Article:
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Anyone know why it costs  $4 million a year to operate 3.6 miles of streetcar? If it doubles or triples in length is it $8 or $12 million a year?  A million a mile to operate it?

 

Not quite. It'll increase obviously, but some of the cost of operation will decrease on a "per mile of track" basis due to economies of scale. Train maintenance, track maintenance, line maintenance, heating and cooling the MOF, paying for a manager, etc. will all have a smaller and smaller increase with added lines.

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Yes, since it is the starter line the costs will be higher on the margin.  The larger the system the less on the margin it will cost if headways stay the same.  Kind of like shipping product.  The heavier the product and more pallets it is on, the less it costs on the margin to ship because fixed costs become less of the total costs.

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Not sure if you would get in trouble! But. I would wait until the tracks are done and they clear the pebbles that have collected in the rails over the months. Otherwise...  :wave: :-o

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I would so do that.  Only thing is that Bratislava uses narrow gauge (1 meter) tracks, so do do something like that here you'd need a much wider palette.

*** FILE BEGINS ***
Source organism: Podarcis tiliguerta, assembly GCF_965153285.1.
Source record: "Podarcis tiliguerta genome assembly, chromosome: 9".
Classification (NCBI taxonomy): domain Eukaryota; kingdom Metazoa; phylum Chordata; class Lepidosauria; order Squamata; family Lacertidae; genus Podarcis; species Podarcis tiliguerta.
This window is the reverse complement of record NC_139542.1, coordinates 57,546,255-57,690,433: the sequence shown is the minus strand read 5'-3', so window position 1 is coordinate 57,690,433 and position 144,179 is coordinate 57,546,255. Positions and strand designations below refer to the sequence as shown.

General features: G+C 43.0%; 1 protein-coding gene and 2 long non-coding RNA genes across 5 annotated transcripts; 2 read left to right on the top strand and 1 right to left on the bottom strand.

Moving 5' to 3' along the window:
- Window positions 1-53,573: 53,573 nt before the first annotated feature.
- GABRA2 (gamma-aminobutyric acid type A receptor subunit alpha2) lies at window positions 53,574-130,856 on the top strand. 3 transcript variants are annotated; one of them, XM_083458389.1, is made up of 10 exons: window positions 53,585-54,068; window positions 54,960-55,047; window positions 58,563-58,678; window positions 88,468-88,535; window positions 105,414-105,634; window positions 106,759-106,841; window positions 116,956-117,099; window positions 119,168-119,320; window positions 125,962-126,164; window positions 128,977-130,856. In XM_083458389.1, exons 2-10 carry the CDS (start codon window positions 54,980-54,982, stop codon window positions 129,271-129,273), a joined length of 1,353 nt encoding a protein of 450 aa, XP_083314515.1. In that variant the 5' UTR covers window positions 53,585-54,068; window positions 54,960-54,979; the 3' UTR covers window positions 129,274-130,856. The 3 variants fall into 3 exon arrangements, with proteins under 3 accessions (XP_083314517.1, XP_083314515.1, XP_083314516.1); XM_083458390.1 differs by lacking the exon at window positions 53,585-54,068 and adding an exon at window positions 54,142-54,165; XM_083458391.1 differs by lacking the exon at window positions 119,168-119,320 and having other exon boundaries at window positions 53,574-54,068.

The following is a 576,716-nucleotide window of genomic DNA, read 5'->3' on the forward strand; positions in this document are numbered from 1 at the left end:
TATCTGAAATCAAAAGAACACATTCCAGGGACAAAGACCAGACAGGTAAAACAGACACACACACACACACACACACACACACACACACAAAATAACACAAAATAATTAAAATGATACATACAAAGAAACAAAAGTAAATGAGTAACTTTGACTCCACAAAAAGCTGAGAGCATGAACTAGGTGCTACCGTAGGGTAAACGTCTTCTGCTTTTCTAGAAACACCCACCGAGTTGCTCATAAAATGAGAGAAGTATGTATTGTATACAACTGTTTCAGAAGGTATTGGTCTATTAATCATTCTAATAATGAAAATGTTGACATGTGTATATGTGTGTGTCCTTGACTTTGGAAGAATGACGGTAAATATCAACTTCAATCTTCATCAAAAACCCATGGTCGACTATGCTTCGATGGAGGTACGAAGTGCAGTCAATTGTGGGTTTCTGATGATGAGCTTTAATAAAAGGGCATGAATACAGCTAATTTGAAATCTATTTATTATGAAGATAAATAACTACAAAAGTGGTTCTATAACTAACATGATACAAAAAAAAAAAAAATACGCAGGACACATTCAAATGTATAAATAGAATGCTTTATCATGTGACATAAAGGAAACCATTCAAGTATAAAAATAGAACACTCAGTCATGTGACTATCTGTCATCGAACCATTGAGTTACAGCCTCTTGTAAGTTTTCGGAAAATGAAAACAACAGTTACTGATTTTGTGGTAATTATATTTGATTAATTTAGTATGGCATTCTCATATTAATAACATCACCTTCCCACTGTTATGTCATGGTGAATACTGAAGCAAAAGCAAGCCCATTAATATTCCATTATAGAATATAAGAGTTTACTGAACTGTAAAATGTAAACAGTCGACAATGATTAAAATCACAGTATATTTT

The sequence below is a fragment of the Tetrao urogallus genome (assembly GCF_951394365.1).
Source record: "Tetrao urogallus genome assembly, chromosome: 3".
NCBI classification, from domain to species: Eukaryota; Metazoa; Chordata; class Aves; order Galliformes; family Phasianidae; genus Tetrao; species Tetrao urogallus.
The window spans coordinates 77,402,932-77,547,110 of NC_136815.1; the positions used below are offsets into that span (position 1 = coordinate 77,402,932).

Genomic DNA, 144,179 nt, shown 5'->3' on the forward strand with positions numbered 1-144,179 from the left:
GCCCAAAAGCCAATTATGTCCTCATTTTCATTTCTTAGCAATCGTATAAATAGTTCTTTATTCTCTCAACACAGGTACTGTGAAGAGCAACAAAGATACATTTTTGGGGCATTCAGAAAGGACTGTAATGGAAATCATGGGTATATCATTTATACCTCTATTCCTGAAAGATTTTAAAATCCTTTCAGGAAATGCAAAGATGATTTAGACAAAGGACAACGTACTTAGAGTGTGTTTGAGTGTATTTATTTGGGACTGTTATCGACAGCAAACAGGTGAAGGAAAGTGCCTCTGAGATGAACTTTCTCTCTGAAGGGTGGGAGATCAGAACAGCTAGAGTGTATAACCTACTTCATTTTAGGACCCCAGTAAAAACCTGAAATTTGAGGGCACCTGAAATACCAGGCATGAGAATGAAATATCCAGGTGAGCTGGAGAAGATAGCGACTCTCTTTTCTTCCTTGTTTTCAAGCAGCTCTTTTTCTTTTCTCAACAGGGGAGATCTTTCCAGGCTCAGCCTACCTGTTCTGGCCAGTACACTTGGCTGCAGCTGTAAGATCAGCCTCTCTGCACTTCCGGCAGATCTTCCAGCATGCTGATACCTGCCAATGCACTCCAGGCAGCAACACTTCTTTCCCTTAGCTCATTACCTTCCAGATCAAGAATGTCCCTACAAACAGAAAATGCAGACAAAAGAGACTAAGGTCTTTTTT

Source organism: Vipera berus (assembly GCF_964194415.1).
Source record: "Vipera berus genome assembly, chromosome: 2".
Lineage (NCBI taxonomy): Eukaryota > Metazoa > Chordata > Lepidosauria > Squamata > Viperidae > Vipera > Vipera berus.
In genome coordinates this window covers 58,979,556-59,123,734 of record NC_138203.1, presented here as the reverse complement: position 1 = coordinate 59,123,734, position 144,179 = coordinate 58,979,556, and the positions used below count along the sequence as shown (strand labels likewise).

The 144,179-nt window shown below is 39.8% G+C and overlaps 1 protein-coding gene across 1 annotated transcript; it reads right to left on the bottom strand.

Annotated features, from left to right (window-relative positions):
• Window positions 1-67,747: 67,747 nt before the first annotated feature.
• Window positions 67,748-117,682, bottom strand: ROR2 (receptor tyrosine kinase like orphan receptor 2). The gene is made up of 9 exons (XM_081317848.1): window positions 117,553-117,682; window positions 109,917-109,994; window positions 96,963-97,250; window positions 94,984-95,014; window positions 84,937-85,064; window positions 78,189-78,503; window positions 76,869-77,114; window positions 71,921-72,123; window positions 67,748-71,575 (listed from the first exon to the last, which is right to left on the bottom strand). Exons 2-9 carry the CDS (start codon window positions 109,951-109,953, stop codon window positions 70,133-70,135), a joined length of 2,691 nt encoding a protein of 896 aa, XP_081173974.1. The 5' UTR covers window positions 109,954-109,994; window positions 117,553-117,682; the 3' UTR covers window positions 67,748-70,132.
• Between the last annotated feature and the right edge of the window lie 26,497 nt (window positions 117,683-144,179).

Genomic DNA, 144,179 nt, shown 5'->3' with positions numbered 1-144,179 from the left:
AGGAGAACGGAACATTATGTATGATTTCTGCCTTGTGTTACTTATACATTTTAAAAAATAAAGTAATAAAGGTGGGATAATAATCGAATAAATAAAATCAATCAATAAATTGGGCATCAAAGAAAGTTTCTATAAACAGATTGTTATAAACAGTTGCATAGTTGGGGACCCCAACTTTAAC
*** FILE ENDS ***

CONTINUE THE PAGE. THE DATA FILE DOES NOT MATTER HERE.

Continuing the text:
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With streetcar work now in the heart of the CBD, I'm a little concerned with the placement of the 5th & Walnut stop as seen under construction in the photo below. This busy stretch of sidewalk looks to become extremely narrow...


"It's just fate, as usual, keeping its bargain and screwing us in the fine print..." - John Crichton

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It looks like a similar situation as the Findlay Market stop on Race Street. There isn't enough room for a bump-out stop, so instead the entire sidewalk is being raised. Not ideal, but it will be fine.

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Yeah except that's the last stop before the end of the line.

 

I think this will be a busy stop with people transferring from Government Square to get to The Banks.

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Yeah it won't be a big deal IMO.  It will get busy sure, but that is normal for thriving cities.  Just think when the population doubles in OTR and Downtown to 25-30k.  It will be a lot busier then.